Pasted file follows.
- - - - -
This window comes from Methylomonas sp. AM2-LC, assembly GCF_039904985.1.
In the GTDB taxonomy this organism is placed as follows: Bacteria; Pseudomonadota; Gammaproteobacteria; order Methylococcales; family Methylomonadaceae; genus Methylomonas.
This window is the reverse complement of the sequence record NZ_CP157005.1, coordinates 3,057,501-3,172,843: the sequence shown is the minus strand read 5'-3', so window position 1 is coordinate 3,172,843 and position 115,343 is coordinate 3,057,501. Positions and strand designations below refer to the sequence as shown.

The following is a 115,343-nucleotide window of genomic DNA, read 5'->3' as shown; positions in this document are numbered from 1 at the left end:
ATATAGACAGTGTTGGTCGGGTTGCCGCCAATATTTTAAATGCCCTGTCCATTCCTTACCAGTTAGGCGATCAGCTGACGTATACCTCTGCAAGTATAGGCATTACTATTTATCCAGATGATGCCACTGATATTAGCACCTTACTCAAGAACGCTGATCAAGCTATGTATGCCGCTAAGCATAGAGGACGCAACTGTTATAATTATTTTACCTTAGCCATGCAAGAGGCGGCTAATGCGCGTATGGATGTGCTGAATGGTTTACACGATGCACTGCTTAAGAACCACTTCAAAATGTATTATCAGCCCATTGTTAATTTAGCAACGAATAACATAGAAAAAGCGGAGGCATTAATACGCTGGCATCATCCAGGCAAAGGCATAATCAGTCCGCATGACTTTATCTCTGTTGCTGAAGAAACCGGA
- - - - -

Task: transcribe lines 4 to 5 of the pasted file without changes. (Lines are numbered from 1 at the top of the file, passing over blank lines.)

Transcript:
The following is a 115,343-nucleotide window of genomic DNA, read 5'->3' as shown; positions in this document are numbered from 1 at the left end:
ATATAGACAGTGTTGGTCGGGTTGCCGCCAATATTTTAAATGCCCTGTCCATTCCTTACCAGTTAGGCGATCAGCTGACGTATACCTCTGCAAGTATAGGCATTACTATTTATCCAGATGATGCCACTGATATTAGCACCTTACTCAAGAACGCTGATCAAGCTATGTATGCCGCTAAGCATAGAGGACGCAACTGTTATAATTATTTTACCTTAGCCATGCAAGAGGCGGCTAATGCGCGTATGGATGTGCTGAATGGTTTACACGATGCACTGCTTAAGAACCACTTCAAAATGTATTATCAGCCCATTGTTAATTTAGCAACGAATAACATAGAAAAAGCGGAGGCATTAATACGCTGGCATCATCCAGGCAAAGGCATAATCAGTCCGCATGACTTTATCTCTGTTGCTGAAGAAACCGGA